Better Place unveils Europe’s first battery switch station in Denmark
28 June 2011
In preparation for commercial launch later this year, Better Place unveiled the company’s first Battery Switch station in Europe at an event in Gladsaxe, just outside Copenhagen. The station, which showcased the company’s Battery Switch technology, switching a Renault Fluence Z.E., is the first of 20 Battery Switch Stations to be deployed across the country over the next nine months as part of the company’s nationwide network of charging infrastructure that will launch later this year in partnership with DONG Energy and more than 45 municipalities.
In March, Better Place opened the Better Place Center in Hellerup, Denmark and since then, nearly 3,000 visitors have passed through the center and interest in a tour of the Better Place Center continues to grow. Moreover, nine out of 10 visitors have said after the visit, that they are considering buying an electric car. Better Place and Renault will begin marketing the Fluence Z.E. later this fall.
Customers simply swipe their membership card, which authenticates the car and subscription via the Operations Center, to activate the battery switch. The rest of the process is automated, similar to going through a car wash, so the driver never has to leave the car. In just a few minutes, a robotic arm removes the depleted battery and replaces it with a full one and the driver is back on the road.
Some ideas obviously have support from other worldly players. This is one since it makes absolutely no sense to pragmatists. But hey, if people want to keep going to service stations instead of refueling their vehicles overnight at home with no hassle - so be it.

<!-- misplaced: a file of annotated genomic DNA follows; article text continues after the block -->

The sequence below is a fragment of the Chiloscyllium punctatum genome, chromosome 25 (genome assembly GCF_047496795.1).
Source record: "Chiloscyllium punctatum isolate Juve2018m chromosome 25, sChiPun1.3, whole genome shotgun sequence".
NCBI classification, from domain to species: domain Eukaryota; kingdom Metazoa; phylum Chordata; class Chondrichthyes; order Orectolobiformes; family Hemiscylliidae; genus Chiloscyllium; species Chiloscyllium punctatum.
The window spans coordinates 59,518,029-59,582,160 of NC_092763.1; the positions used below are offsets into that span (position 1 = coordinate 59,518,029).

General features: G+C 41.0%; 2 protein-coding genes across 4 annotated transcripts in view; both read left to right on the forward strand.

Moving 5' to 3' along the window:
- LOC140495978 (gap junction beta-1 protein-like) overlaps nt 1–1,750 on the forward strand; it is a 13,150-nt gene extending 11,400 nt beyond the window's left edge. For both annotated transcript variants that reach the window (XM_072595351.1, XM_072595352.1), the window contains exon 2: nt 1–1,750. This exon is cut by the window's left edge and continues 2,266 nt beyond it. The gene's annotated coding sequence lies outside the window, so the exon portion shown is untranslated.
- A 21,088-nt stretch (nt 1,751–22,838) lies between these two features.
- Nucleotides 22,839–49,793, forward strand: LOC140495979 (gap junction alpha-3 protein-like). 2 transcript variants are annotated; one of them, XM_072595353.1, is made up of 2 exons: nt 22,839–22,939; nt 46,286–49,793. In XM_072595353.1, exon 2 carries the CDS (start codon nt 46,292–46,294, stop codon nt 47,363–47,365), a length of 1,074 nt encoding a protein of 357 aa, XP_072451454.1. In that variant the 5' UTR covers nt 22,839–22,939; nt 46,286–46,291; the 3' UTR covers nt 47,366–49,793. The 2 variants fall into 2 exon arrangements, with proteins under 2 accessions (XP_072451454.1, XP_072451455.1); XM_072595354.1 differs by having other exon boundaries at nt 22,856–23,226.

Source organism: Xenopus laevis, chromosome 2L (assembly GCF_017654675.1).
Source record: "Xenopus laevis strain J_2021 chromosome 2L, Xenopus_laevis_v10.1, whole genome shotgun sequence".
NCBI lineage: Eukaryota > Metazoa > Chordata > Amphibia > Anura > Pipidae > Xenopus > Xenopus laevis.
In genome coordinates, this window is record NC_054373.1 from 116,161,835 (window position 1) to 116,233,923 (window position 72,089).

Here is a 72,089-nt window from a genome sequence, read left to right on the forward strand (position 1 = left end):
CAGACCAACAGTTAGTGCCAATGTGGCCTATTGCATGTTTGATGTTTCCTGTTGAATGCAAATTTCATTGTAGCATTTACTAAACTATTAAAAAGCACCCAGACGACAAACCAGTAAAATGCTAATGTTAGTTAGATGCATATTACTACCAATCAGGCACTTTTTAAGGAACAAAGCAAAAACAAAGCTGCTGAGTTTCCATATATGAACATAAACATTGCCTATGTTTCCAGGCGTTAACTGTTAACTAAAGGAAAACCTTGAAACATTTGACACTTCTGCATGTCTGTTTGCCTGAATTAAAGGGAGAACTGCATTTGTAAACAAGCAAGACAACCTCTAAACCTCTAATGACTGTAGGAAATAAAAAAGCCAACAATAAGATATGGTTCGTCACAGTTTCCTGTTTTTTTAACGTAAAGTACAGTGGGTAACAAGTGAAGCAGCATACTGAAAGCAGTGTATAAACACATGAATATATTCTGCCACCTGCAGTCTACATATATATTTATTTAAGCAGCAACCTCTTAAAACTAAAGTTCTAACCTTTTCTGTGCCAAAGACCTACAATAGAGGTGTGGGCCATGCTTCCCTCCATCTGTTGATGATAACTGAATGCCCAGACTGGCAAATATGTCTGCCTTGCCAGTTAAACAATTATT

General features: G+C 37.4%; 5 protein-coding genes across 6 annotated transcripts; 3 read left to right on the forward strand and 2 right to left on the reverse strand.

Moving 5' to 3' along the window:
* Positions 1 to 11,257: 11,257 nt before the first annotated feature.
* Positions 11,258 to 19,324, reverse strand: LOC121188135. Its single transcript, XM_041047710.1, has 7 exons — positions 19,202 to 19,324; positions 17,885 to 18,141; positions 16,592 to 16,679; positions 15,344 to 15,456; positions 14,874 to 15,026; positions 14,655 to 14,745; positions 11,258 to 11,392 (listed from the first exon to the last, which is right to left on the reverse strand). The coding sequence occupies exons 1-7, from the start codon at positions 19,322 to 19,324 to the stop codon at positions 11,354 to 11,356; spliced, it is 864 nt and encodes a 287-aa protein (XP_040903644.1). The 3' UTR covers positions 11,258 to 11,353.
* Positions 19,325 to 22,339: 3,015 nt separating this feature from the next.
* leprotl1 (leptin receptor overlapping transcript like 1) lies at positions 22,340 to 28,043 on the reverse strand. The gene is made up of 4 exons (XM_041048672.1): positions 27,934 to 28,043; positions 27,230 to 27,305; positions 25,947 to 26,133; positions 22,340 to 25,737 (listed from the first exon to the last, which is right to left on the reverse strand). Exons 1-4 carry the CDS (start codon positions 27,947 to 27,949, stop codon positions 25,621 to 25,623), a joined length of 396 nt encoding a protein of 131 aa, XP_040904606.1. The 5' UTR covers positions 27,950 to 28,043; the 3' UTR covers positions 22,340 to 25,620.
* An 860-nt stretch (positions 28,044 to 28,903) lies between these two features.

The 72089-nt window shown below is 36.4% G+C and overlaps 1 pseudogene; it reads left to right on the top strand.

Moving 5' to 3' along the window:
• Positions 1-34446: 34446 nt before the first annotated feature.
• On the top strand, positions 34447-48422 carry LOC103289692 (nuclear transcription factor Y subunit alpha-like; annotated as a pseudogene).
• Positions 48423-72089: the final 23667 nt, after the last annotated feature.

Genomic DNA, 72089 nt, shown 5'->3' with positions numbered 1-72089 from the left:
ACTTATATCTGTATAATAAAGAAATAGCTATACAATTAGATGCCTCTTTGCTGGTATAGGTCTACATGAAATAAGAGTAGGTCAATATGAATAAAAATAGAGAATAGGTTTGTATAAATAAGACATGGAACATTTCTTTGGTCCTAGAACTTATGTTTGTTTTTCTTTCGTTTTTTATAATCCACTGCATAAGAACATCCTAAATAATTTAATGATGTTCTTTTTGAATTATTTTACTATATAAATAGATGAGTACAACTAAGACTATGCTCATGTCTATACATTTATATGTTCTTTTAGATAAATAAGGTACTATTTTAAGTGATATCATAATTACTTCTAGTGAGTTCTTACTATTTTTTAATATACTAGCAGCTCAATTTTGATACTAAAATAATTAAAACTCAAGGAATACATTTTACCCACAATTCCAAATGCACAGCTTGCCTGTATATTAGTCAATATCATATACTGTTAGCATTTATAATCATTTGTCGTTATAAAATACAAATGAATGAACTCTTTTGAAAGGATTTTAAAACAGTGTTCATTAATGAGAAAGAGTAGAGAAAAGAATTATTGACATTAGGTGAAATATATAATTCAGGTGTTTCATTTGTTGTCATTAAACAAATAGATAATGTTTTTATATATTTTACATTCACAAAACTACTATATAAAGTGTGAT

Posted by: Reel$$ | 28 June 2011 at 01:23 PM
Reel$$, when you take your EV on a cross country vacation - returning to recharge at home each night slows the progress.
Posted by: kelly | 28 June 2011 at 03:38 PM
Most PBP users will still charge at home overnight.. the swap stations are just there for occasional use..
Its likely the swap stations will stock about 15 batteries instead of the hoped for 100s.. with a lot of batteries the swap stations could have sold grid stabilization services to the local utility, for extra profits.
Posted by: Herm | 28 June 2011 at 06:02 PM
'refueling their vehicles overnight at home with no hassle'
To someone on the 20th floor of an apartment block with on-street parking, that makes absolutely no sense.
Posted by: Thomas Lankester | 29 June 2011 at 01:08 AM